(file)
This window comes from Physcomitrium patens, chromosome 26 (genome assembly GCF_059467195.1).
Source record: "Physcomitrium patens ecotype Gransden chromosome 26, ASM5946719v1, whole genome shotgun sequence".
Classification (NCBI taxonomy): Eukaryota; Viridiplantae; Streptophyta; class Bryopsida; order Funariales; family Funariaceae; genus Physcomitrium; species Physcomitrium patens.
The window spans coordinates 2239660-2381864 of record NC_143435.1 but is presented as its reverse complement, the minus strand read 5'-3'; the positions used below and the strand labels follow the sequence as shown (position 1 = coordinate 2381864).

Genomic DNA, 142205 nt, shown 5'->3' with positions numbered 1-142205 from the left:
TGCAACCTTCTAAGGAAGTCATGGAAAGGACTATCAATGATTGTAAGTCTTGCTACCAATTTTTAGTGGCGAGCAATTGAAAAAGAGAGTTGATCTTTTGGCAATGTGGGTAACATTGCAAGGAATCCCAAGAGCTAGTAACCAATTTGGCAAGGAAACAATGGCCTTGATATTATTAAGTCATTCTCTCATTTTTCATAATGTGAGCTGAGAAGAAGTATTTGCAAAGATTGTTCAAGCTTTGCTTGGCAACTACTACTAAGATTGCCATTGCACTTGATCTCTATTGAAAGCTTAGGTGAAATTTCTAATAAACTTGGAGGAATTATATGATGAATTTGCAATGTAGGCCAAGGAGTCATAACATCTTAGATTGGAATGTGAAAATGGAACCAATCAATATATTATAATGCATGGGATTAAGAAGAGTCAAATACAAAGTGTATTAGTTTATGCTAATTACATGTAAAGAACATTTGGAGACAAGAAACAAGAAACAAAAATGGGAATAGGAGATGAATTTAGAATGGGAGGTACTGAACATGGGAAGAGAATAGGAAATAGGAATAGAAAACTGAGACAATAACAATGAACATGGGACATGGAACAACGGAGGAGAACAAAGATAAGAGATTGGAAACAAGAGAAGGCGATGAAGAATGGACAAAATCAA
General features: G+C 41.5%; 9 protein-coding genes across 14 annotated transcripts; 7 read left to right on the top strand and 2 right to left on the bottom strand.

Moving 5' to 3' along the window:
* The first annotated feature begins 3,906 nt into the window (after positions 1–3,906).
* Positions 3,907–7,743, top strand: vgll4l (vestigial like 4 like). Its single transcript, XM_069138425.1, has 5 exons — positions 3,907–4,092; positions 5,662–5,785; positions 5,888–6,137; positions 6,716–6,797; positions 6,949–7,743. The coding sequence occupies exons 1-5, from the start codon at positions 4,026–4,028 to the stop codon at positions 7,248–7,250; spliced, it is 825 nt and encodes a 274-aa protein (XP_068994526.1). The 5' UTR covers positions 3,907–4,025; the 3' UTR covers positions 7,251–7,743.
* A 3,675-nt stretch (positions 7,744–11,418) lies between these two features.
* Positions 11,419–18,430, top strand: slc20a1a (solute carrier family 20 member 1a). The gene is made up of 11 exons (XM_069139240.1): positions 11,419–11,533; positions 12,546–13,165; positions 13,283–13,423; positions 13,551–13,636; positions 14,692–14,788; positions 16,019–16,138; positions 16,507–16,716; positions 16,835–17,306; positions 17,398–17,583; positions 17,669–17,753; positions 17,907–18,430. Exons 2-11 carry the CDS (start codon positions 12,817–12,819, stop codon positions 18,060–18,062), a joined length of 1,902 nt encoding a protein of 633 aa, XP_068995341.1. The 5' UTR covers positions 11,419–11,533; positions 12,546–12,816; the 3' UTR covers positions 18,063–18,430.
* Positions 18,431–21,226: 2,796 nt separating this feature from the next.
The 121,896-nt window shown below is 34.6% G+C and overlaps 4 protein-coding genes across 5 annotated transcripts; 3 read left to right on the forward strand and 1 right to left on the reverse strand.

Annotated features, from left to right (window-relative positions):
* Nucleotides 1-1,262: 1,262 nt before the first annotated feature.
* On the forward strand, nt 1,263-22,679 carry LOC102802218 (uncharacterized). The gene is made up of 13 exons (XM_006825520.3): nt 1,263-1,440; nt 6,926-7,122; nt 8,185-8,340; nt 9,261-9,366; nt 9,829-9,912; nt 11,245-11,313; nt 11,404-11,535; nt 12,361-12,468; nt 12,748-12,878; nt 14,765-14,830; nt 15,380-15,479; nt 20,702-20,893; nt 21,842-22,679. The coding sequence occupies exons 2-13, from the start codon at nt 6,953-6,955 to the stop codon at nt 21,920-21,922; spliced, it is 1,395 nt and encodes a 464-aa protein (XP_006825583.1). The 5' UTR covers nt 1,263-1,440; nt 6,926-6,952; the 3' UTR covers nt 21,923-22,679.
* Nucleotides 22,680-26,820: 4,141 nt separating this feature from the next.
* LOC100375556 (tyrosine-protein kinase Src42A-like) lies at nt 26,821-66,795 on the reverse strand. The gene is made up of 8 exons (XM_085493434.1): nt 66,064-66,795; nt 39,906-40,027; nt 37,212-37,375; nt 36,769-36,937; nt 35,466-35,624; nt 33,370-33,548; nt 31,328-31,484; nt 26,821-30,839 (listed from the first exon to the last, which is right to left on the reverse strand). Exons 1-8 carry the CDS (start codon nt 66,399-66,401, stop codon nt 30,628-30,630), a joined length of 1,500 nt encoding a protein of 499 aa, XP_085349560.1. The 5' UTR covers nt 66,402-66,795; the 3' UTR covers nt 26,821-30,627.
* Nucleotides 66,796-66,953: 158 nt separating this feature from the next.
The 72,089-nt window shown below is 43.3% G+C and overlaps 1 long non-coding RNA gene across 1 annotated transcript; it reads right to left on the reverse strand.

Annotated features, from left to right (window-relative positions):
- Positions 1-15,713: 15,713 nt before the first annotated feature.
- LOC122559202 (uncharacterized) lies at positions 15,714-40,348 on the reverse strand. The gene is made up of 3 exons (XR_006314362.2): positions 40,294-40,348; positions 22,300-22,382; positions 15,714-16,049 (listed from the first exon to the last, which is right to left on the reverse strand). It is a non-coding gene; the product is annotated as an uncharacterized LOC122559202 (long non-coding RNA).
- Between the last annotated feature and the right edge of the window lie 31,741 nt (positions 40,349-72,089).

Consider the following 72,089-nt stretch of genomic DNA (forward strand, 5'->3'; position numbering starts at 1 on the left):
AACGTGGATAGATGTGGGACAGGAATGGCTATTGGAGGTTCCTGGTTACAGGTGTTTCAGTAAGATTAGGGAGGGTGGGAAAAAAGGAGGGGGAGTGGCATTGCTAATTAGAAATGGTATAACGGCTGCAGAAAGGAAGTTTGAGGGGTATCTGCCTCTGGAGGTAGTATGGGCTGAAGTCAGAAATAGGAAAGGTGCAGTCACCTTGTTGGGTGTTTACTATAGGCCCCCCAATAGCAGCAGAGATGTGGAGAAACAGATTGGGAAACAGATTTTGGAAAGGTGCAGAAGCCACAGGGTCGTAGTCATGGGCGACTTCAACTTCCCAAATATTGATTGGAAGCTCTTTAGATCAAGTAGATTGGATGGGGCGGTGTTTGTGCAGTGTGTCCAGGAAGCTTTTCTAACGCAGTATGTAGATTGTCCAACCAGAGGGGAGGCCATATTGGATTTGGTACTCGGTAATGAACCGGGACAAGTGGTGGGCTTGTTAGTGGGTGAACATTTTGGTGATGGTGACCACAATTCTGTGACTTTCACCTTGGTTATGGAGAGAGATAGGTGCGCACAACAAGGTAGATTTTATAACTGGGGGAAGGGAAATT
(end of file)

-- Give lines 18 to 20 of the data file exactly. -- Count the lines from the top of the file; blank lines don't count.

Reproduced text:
* Nucleotides 22,680-26,820: 4,141 nt separating this feature from the next.
* LOC100375556 (tyrosine-protein kinase Src42A-like) lies at nt 26,821-66,795 on the reverse strand. The gene is made up of 8 exons (XM_085493434.1): nt 66,064-66,795; nt 39,906-40,027; nt 37,212-37,375; nt 36,769-36,937; nt 35,466-35,624; nt 33,370-33,548; nt 31,328-31,484; nt 26,821-30,839 (listed from the first exon to the last, which is right to left on the reverse strand). Exons 1-8 carry the CDS (start codon nt 66,399-66,401, stop codon nt 30,628-30,630), a joined length of 1,500 nt encoding a protein of 499 aa, XP_085349560.1. The 5' UTR covers nt 66,402-66,795; the 3' UTR covers nt 26,821-30,627.
* Nucleotides 66,796-66,953: 158 nt separating this feature from the next.